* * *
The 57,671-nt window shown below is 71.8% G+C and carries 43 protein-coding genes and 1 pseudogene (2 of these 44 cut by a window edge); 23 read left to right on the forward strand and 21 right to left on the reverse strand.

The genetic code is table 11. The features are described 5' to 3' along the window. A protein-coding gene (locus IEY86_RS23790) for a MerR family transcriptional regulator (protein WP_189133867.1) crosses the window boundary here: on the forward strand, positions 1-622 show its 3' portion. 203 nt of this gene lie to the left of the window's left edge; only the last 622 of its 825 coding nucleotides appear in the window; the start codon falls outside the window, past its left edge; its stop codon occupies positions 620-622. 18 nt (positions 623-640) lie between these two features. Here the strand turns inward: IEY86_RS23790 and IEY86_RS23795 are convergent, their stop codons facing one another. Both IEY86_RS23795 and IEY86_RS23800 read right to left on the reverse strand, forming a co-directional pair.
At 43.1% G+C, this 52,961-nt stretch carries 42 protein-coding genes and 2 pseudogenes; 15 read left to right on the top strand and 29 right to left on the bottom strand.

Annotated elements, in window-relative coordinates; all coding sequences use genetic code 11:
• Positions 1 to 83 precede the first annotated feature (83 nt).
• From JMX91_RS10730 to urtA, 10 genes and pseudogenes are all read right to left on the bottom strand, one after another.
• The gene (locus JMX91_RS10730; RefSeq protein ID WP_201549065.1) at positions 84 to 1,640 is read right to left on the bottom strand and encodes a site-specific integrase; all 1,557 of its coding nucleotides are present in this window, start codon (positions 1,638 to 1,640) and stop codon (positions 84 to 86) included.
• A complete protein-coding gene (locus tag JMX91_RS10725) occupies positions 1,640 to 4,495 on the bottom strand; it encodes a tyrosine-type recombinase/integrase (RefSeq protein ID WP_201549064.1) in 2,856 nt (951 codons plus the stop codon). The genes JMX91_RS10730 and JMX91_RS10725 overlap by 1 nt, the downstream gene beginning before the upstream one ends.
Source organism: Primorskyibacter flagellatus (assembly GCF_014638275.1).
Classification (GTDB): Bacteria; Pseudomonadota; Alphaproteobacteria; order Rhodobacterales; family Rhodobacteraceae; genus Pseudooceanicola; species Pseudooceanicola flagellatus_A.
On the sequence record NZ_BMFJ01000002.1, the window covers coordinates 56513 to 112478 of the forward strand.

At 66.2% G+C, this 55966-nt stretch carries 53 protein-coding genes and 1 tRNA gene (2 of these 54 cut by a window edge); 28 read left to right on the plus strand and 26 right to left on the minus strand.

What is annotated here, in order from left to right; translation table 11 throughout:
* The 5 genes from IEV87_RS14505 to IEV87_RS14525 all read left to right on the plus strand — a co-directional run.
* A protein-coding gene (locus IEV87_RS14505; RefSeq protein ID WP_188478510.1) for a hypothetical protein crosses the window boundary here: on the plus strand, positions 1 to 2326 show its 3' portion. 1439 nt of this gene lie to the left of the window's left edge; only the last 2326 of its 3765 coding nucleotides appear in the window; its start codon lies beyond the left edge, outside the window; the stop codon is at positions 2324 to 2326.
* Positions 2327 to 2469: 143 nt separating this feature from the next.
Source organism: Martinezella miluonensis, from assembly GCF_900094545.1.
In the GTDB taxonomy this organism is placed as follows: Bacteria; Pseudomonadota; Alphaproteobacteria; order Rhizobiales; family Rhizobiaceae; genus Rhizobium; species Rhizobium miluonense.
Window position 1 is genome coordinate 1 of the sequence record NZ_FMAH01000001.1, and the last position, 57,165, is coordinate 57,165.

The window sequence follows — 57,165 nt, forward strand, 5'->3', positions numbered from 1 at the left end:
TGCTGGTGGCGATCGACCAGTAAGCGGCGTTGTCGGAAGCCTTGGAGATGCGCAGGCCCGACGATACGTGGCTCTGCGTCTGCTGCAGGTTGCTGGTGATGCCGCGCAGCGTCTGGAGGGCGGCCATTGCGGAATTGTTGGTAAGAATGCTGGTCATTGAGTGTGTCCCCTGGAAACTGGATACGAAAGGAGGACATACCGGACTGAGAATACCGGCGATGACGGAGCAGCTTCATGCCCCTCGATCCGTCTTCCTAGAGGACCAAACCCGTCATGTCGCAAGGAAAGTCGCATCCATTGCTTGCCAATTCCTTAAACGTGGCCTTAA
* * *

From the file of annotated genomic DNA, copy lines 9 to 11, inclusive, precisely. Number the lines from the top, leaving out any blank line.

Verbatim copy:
Source organism: Primorskyibacter flagellatus (assembly GCF_014638275.1).
Classification (GTDB): Bacteria; Pseudomonadota; Alphaproteobacteria; order Rhodobacterales; family Rhodobacteraceae; genus Pseudooceanicola; species Pseudooceanicola flagellatus_A.
On the sequence record NZ_BMFJ01000002.1, the window covers coordinates 56513 to 112478 of the forward strand.